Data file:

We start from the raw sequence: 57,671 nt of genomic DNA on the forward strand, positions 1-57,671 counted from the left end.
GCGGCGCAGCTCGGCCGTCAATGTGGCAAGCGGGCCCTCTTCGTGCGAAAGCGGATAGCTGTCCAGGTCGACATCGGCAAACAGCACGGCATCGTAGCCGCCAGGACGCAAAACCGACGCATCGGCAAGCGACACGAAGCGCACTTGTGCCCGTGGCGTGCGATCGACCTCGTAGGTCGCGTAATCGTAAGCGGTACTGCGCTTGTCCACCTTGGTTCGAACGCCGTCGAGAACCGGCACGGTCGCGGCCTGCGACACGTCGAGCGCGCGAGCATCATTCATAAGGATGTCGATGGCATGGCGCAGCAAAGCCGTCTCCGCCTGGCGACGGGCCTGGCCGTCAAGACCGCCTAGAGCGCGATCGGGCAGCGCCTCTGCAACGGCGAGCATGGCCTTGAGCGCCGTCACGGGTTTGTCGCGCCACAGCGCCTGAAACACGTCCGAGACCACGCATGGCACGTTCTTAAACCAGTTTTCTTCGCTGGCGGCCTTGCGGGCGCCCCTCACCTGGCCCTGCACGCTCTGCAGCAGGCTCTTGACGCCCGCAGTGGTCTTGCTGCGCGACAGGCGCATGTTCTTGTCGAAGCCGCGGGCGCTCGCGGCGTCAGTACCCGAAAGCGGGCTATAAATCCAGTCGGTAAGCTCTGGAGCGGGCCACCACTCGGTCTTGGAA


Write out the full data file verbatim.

We start from the raw sequence: 57,671 nt of genomic DNA on the forward strand, positions 1-57,671 counted from the left end.
GCGGCGCAGCTCGGCCGTCAATGTGGCAAGCGGGCCCTCTTCGTGCGAAAGCGGATAGCTGTCCAGGTCGACATCGGCAAACAGCACGGCATCGTAGCCGCCAGGACGCAAAACCGACGCATCGGCAAGCGACACGAAGCGCACTTGTGCCCGTGGCGTGCGATCGACCTCGTAGGTCGCGTAATCGTAAGCGGTACTGCGCTTGTCCACCTTGGTTCGAACGCCGTCGAGAACCGGCACGGTCGCGGCCTGCGACACGTCGAGCGCGCGAGCATCATTCATAAGGATGTCGATGGCATGGCGCAGCAAAGCCGTCTCCGCCTGGCGACGGGCCTGGCCGTCAAGACCGCCTAGAGCGCGATCGGGCAGCGCCTCTGCAACGGCGAGCATGGCCTTGAGCGCCGTCACGGGTTTGTCGCGCCACAGCGCCTGAAACACGTCCGAGACCACGCATGGCACGTTCTTAAACCAGTTTTCTTCGCTGGCGGCCTTGCGGGCGCCCCTCACCTGGCCCTGCACGCTCTGCAGCAGGCTCTTGACGCCCGCAGTGGTCTTGCTGCGCGACAGGCGCATGTTCTTGTCGAAGCCGCGGGCGCTCGCGGCGTCAGTACCCGAAAGCGGGCTATAAATCCAGTCGGTAAGCTCTGGAGCGGGCCACCACTCGGTCTTGGAA